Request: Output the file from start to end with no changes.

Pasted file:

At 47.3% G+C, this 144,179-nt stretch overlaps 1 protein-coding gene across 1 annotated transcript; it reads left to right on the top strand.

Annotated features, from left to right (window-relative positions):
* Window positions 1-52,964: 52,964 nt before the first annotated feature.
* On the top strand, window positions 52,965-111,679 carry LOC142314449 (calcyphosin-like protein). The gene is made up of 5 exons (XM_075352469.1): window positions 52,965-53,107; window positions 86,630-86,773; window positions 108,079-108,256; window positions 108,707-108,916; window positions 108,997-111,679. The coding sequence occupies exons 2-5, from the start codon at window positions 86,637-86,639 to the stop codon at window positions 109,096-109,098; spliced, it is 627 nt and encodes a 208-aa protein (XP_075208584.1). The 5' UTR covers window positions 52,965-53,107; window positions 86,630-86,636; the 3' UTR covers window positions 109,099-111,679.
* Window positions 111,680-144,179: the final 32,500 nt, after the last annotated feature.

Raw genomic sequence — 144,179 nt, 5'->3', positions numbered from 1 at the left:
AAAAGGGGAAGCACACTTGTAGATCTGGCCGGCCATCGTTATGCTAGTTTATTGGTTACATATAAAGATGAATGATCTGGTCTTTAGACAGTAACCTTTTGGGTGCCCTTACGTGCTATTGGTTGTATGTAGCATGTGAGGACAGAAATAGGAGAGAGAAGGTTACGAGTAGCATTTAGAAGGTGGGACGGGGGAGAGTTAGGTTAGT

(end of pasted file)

At 47.3% G+C, this 144,179-nt stretch overlaps 1 protein-coding gene across 1 annotated transcript; it reads left to right on the top strand.

Annotated features, from left to right (window-relative positions):
* Window positions 1-52,964: 52,964 nt before the first annotated feature.
* On the top strand, window positions 52,965-111,679 carry LOC142314449 (calcyphosin-like protein). The gene is made up of 5 exons (XM_075352469.1): window positions 52,965-53,107; window positions 86,630-86,773; window positions 108,079-108,256; window positions 108,707-108,916; window positions 108,997-111,679. The coding sequence occupies exons 2-5, from the start codon at window positions 86,637-86,639 to the stop codon at window positions 109,096-109,098; spliced, it is 627 nt and encodes a 208-aa protein (XP_075208584.1). The 5' UTR covers window positions 52,965-53,107; window positions 86,630-86,636; the 3' UTR covers window positions 109,099-111,679.
* Window positions 111,680-144,179: the final 32,500 nt, after the last annotated feature.

Raw genomic sequence — 144,179 nt, 5'->3', positions numbered from 1 at the left:
AAAAGGGGAAGCACACTTGTAGATCTGGCCGGCCATCGTTATGCTAGTTTATTGGTTACATATAAAGATGAATGATCTGGTCTTTAGACAGTAACCTTTTGGGTGCCCTTACGTGCTATTGGTTGTATGTAGCATGTGAGGACAGAAATAGGAGAGAGAAGGTTACGAGTAGCATTTAGAAGGTGGGACGGGGGAGAGTTAGGTTAGT